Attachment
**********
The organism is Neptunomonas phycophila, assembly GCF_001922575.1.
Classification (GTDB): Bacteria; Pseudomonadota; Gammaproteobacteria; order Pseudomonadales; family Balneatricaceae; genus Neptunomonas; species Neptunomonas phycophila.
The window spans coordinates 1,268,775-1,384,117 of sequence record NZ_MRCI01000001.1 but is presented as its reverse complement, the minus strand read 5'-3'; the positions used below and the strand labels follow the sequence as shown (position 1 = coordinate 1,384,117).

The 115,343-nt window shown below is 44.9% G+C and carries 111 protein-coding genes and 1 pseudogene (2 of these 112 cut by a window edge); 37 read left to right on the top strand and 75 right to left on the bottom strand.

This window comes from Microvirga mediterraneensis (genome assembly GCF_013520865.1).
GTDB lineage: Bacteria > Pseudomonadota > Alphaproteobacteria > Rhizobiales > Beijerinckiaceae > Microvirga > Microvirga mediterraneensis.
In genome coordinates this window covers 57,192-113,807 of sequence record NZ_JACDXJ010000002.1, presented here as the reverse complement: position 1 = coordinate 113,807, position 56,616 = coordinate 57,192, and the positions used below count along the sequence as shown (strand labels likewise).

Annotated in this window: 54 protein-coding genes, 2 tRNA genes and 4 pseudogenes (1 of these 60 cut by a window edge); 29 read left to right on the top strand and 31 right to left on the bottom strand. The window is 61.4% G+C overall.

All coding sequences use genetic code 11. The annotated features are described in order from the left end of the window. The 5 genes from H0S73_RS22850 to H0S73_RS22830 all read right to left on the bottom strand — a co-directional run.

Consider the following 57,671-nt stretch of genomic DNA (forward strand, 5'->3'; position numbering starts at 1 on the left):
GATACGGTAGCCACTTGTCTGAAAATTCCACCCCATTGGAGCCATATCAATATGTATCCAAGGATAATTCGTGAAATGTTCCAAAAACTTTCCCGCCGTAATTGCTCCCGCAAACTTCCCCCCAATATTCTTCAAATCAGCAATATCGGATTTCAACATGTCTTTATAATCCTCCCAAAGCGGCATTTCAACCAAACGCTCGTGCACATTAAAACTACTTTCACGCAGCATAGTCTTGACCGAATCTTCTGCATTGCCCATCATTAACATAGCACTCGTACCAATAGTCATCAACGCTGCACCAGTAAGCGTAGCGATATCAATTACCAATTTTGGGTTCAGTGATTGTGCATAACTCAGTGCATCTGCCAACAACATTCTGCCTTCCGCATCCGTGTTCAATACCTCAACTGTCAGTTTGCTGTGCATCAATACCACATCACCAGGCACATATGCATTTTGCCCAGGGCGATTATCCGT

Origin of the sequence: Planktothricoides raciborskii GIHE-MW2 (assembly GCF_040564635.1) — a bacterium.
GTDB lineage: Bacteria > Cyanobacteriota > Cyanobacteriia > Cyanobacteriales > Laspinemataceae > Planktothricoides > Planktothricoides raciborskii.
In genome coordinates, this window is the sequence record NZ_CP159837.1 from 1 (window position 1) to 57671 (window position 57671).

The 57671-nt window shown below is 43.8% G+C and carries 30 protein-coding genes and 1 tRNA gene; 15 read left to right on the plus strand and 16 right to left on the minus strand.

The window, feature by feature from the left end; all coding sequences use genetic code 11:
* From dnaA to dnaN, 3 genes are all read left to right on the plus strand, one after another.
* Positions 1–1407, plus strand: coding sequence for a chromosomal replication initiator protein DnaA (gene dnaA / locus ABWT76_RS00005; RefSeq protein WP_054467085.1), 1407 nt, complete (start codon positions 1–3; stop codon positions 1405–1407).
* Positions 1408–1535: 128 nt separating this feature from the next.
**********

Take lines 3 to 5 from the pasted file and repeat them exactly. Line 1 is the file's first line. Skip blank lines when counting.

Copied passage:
The window spans coordinates 1,268,775-1,384,117 of sequence record NZ_MRCI01000001.1 but is presented as its reverse complement, the minus strand read 5'-3'; the positions used below and the strand labels follow the sequence as shown (position 1 = coordinate 1,384,117).

The 115,343-nt window shown below is 44.9% G+C and carries 111 protein-coding genes and 1 pseudogene (2 of these 112 cut by a window edge); 37 read left to right on the top strand and 75 right to left on the bottom strand.

This window comes from Microvirga mediterraneensis (genome assembly GCF_013520865.1).